Creating Instagram-Worthy Garnishes

The first way a customer experiences a cocktail is with their eyes. These days, with more and more people finding bars through Instagram and other social media outlets, visually appealing cocktails are more than just nice to have—they can be magnets for drawing people in. That’s something that Nikki McCutcheon, the beverage manager for TAO Group in New York, understands and uses to her advantage.

McCutcheon oversees the wine lists and cocktail programs at the TAO venues in the Moxy Times Square Hotel, including Magic Hour Rooftop Bar & Lounge, Legasea Seafood Brasserie, and Bar Moxy. We caught up with McCutcheon to talk about her essential garnish tools and how to create attractive garnishes at high-volume bars.

Nikki McCutcheon pouring a cocktail

Nikki McCutcheon pouring a cocktail

How does the garnish play into creating a new drink for you?

Finding the right garnish is always a big part of the creative process because everything is posted online and shared on social media. It has to be a visually appealing cocktail—you can’t just have a simple lemon or lime anymore.

When we’re crafting cocktails, it’s not just the liquid that’s in the glass; it’s the glass itself and the garnish. That’s part of the whole work of art that the cocktail is. A lot of people go to specific bars because they say, “Oh my gosh, I saw this wonderful cocktail posted online or in a magazine and now I want to try it.” It goes a long way.

What are your tips for making eye-catching garnishes that you can also do at high volume?

I think a really good fruit peeler and a channel knife are the go-to behind-the-bar tools that you’re reaching for most. What we do at Legasea is we have a really cute grapefruit rose that we make by pre-peeling a bunch of grapefruit, twisting them tight, and skewering them. If you look at it from the side, you see this pretty rose shape. What’s nice is you can pre-batch them for high volume, because a lot of the time, other really intricate garnishes are hard to do on the fly when you’re doing like 400‒500 cocktails a night.

You want something pretty, but also something that makes sense that you can execute well. We also have this really cute bird—we call it a little lemon bird. We again just use a fruit peeler, make a bunch of lemon peels, cut the edge of them diagonally, put a little slit in the middle, and fold it in half. Put it on a Martini glass, and it looks like a little bird.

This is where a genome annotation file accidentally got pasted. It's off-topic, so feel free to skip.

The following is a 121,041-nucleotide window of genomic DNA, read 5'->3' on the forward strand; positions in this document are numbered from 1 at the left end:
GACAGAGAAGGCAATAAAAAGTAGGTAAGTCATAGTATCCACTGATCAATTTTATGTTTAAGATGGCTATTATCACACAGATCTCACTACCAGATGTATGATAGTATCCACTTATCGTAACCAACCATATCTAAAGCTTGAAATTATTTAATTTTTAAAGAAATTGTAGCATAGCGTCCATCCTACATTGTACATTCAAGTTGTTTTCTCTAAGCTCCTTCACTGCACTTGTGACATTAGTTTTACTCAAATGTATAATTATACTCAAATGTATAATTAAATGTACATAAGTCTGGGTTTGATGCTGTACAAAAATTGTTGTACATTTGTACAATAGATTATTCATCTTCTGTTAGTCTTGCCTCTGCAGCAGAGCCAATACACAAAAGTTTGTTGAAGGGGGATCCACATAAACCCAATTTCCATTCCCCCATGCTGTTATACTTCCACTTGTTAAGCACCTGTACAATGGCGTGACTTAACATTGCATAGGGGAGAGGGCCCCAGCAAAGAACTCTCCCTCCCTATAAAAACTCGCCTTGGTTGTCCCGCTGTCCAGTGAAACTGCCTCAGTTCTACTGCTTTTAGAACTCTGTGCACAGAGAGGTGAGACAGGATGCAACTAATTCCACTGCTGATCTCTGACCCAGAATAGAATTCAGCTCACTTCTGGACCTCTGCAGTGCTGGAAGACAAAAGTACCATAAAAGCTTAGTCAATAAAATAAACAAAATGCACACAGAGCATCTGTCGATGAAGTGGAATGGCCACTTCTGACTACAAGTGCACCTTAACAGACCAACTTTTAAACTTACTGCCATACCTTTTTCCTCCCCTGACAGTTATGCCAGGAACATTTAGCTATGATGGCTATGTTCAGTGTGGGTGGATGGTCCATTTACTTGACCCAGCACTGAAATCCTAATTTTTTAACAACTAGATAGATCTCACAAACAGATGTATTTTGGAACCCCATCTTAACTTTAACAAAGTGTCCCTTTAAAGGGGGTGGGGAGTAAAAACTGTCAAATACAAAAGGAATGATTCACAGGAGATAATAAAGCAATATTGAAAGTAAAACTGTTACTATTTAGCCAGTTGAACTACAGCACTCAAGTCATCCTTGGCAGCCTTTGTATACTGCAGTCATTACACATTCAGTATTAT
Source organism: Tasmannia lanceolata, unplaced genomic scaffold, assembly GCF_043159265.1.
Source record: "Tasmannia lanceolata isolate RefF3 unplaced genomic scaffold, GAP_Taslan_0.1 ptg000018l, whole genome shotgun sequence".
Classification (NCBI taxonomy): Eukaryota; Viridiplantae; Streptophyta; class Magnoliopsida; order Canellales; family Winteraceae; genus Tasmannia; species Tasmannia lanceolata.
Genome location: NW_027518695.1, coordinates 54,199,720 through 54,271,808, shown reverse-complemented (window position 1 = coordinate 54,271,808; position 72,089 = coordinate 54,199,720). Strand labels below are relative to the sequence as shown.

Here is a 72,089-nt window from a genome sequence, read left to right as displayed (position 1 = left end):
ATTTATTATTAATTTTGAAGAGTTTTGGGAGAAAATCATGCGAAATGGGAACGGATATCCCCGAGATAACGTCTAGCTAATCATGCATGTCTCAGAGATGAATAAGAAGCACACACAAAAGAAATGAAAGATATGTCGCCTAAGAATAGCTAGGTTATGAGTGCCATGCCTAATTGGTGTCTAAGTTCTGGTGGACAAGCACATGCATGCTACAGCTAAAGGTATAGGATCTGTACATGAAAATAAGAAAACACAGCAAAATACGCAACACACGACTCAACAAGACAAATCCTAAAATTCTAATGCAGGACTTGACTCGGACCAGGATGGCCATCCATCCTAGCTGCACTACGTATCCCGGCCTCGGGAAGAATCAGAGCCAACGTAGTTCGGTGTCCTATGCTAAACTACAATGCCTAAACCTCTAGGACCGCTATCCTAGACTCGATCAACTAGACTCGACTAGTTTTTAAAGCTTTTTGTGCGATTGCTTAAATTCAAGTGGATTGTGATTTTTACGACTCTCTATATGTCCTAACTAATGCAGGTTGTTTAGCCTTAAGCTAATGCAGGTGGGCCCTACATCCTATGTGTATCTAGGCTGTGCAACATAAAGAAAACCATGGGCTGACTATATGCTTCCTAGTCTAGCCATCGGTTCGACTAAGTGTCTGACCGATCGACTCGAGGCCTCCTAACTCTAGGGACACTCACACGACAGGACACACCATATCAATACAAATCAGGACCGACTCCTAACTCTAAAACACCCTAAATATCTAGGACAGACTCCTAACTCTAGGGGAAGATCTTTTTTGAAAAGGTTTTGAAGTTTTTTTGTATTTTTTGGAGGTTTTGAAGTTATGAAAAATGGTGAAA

Peeling an orange peel for garnish

Peeling an orange peel for garnish

What garnish tools do you think aren’t being used enough?

I think zesters and channel knives are the least used. I think a lot of places have moved away from them because it does take a while to get a channel knife really in there to get a nice lemon or lime zest to put in a Martini glass or on a swizzle stick.

With the zester, you can zest anything from citrus to hazelnuts to chocolate in the fall and winter seasons. I think it goes a long way to making the cocktail special.

Do you have any favorite ways to make an eye-catching garnish that doesn’t require too many tools?

I think people are getting more creative with things they batch, like making different ice cubes. We’ve made ice with pomegranate in it and it’s really visually appealing, and people are using good ice molds to make square cubes. And then there’s using dried florals and things you don’t have to make right there, but are visually appealing on top of the bar and in a drink.
Try one of McCutcheon’s drinks and garnishes for yourself.

Brazilian Strawberry Blonde, cocktail with garnish

Brazilian Strawberry Blonde

Brazilian Strawberry Blonde


  • 1.5 oz. Bacardí
  • .5 oz. cachaça
  • 1.5 oz. strawberry syrup
  • 1 oz. lemon juice
  • Lemon bird peel (for garnish; see McCutcheon’s steps above)

Preparation: Build ingredients in tin; strain into a Martini glass. Garnish with lemon bird peel.

preparing the Paloma cocktail with garnish



  • 1.5 oz. Avión Silver Tequila
  • 1 oz. lime juice
  • .5 oz. Demerara
  • 2 dashes Angostura Bitters
  • Jarritos (to top)
  • Grapefruit rose (for garnish; see McCutcheon’s steps above)

Preparation: Build ingredients in tin; strain over fresh ice into highball glass. Top with Jarritos. Garnish with grapefruit rose.

Meet Nikki McCutcheon

Nikki McCutcheon is a native of Rochester, New York. She began her career in the hospitality industry during high school working for a friend’s family business, where she learned the ins and outs of operations as a busser, server, and hostess.

In 2009, Nikki moved to New York City and earned an associate’s degree in advertising and marketing at the Fashion Institute of Technology before switching gears and studying hospitality and business management at St. John’s University, where she received her bachelor’s degree. Throughout her schooling, McCutcheon worked at the popular sports bar Brother Jimmy’s as a server and at TAO Uptown as a hostess. In 2012, Nikki moved to TAO Group’s Dream Downtown and assumed the position of maître d’, and eventually moved into a management position. In her new role, Nikki began to take on additional responsibilities and discovered she had an interest in beverage.

In 2015, as her passion for beverage grew, McCutcheon began studying for her sommelier license, and was certified by the Court of Master Sommeliers in 2018. Having built an exemplary knowledge of wines and mixology, McCutcheon recently developed a wine and spirits class called Sips in the City and hosts the biweekly classes at Moxy Times Square. Today, she is a beverage manager for TAO Group and oversees the wine lists and cocktail programs at the TAO venues within the Moxy Times Square Hotel including Magic Hour Rooftop Bar & Lounge, Legasea Seafood Brasserie, and Bar Moxy.

Nikki McCutcheon

Nikki McCutcheon